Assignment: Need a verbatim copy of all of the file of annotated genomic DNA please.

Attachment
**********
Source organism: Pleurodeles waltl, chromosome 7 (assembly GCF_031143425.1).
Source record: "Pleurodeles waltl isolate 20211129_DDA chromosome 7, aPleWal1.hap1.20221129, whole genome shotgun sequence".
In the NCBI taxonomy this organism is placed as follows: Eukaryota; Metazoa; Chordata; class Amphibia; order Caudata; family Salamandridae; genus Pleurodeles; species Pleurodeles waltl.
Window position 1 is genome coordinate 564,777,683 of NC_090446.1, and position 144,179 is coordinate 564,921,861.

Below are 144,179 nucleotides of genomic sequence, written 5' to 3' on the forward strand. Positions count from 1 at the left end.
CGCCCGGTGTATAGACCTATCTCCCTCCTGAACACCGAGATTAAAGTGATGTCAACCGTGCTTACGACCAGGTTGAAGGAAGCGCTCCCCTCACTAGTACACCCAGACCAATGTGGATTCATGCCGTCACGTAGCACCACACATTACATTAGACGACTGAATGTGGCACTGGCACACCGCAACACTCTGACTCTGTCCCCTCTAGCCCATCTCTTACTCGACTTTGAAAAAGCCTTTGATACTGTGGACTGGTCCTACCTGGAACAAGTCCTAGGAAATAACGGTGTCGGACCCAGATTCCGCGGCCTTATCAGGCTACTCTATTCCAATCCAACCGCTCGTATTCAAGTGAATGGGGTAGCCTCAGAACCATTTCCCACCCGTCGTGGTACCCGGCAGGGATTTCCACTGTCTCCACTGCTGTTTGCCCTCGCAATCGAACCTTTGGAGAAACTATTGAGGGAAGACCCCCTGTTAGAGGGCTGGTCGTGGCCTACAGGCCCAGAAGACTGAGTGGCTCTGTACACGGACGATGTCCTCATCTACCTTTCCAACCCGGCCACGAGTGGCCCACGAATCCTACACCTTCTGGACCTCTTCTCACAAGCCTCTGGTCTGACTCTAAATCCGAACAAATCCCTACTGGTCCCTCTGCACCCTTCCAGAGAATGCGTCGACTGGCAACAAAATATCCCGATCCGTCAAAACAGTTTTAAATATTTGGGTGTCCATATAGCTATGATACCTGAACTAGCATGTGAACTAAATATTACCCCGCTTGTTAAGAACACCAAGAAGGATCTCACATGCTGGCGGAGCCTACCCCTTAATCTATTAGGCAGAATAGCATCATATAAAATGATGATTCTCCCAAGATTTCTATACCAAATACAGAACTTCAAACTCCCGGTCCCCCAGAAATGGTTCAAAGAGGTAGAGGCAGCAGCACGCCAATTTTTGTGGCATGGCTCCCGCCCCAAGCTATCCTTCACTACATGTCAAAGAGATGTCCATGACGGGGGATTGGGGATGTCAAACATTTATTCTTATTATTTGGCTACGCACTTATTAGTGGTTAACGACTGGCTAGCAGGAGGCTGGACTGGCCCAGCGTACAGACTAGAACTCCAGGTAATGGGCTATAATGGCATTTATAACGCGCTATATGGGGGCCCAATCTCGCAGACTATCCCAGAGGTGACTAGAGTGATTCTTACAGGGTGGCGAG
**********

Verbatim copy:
Source organism: Pleurodeles waltl, chromosome 7 (assembly GCF_031143425.1).
Source record: "Pleurodeles waltl isolate 20211129_DDA chromosome 7, aPleWal1.hap1.20221129, whole genome shotgun sequence".
In the NCBI taxonomy this organism is placed as follows: Eukaryota; Metazoa; Chordata; class Amphibia; order Caudata; family Salamandridae; genus Pleurodeles; species Pleurodeles waltl.
Window position 1 is genome coordinate 564,777,683 of NC_090446.1, and position 144,179 is coordinate 564,921,861.

Below are 144,179 nucleotides of genomic sequence, written 5' to 3' on the forward strand. Positions count from 1 at the left end.
CGCCCGGTGTATAGACCTATCTCCCTCCTGAACACCGAGATTAAAGTGATGTCAACCGTGCTTACGACCAGGTTGAAGGAAGCGCTCCCCTCACTAGTACACCCAGACCAATGTGGATTCATGCCGTCACGTAGCACCACACATTACATTAGACGACTGAATGTGGCACTGGCACACCGCAACACTCTGACTCTGTCCCCTCTAGCCCATCTCTTACTCGACTTTGAAAAAGCCTTTGATACTGTGGACTGGTCCTACCTGGAACAAGTCCTAGGAAATAACGGTGTCGGACCCAGATTCCGCGGCCTTATCAGGCTACTCTATTCCAATCCAACCGCTCGTATTCAAGTGAATGGGGTAGCCTCAGAACCATTTCCCACCCGTCGTGGTACCCGGCAGGGATTTCCACTGTCTCCACTGCTGTTTGCCCTCGCAATCGAACCTTTGGAGAAACTATTGAGGGAAGACCCCCTGTTAGAGGGCTGGTCGTGGCCTACAGGCCCAGAAGACTGAGTGGCTCTGTACACGGACGATGTCCTCATCTACCTTTCCAACCCGGCCACGAGTGGCCCACGAATCCTACACCTTCTGGACCTCTTCTCACAAGCCTCTGGTCTGACTCTAAATCCGAACAAATCCCTACTGGTCCCTCTGCACCCTTCCAGAGAATGCGTCGACTGGCAACAAAATATCCCGATCCGTCAAAACAGTTTTAAATATTTGGGTGTCCATATAGCTATGATACCTGAACTAGCATGTGAACTAAATATTACCCCGCTTGTTAAGAACACCAAGAAGGATCTCACATGCTGGCGGAGCCTACCCCTTAATCTATTAGGCAGAATAGCATCATATAAAATGATGATTCTCCCAAGATTTCTATACCAAATACAGAACTTCAAACTCCCGGTCCCCCAGAAATGGTTCAAAGAGGTAGAGGCAGCAGCACGCCAATTTTTGTGGCATGGCTCCCGCCCCAAGCTATCCTTCACTACATGTCAAAGAGATGTCCATGACGGGGGATTGGGGATGTCAAACATTTATTCTTATTATTTGGCTACGCACTTATTAGTGGTTAACGACTGGCTAGCAGGAGGCTGGACTGGCCCAGCGTACAGACTAGAACTCCAGGTAATGGGCTATAATGGCATTTATAACGCGCTATATGGGGGCCCAATCTCGCAGACTATCCCAGAGGTGACTAGAGTGATTCTTACAGGGTGGCGAG